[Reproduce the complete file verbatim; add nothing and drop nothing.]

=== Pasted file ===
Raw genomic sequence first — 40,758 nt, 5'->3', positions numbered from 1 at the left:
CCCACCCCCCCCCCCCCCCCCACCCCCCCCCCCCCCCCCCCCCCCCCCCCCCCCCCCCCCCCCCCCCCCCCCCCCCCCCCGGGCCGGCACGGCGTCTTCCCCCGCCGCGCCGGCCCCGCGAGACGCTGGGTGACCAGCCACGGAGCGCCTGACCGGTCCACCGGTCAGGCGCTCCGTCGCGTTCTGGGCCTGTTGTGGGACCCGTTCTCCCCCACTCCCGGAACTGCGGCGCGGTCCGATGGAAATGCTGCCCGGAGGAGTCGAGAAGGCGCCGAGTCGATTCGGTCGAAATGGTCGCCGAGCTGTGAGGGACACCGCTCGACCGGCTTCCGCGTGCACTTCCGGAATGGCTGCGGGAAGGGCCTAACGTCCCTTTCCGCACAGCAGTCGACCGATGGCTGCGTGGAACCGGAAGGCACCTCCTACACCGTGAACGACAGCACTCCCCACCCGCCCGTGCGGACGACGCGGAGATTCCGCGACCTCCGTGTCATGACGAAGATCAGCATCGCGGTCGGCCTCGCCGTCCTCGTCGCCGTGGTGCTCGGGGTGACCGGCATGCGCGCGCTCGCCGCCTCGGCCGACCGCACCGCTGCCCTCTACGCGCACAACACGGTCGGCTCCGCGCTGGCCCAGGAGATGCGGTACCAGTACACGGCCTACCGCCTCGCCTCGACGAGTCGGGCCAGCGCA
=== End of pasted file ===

Raw genomic sequence first — 40,758 nt, 5'->3', positions numbered from 1 at the left:
CCCACCCCCCCCCCCCCCCCCACCCCCCCCCCCCCCCCCCCCCCCCCCCCCCCCCCCCCCCCCCCCCCCCCCCCCCCCCCGGGCCGGCACGGCGTCTTCCCCCGCCGCGCCGGCCCCGCGAGACGCTGGGTGACCAGCCACGGAGCGCCTGACCGGTCCACCGGTCAGGCGCTCCGTCGCGTTCTGGGCCTGTTGTGGGACCCGTTCTCCCCCACTCCCGGAACTGCGGCGCGGTCCGATGGAAATGCTGCCCGGAGGAGTCGAGAAGGCGCCGAGTCGATTCGGTCGAAATGGTCGCCGAGCTGTGAGGGACACCGCTCGACCGGCTTCCGCGTGCACTTCCGGAATGGCTGCGGGAAGGGCCTAACGTCCCTTTCCGCACAGCAGTCGACCGATGGCTGCGTGGAACCGGAAGGCACCTCCTACACCGTGAACGACAGCACTCCCCACCCGCCCGTGCGGACGACGCGGAGATTCCGCGACCTCCGTGTCATGACGAAGATCAGCATCGCGGTCGGCCTCGCCGTCCTCGTCGCCGTGGTGCTCGGGGTGACCGGCATGCGCGCGCTCGCCGCCTCGGCCGACCGCACCGCTGCCCTCTACGCGCACAACACGGTCGGCTCCGCGCTGGCCCAGGAGATGCGGTACCAGTACACGGCCTACCGCCTCGCCTCGACGAGTCGGGCCAGCGCA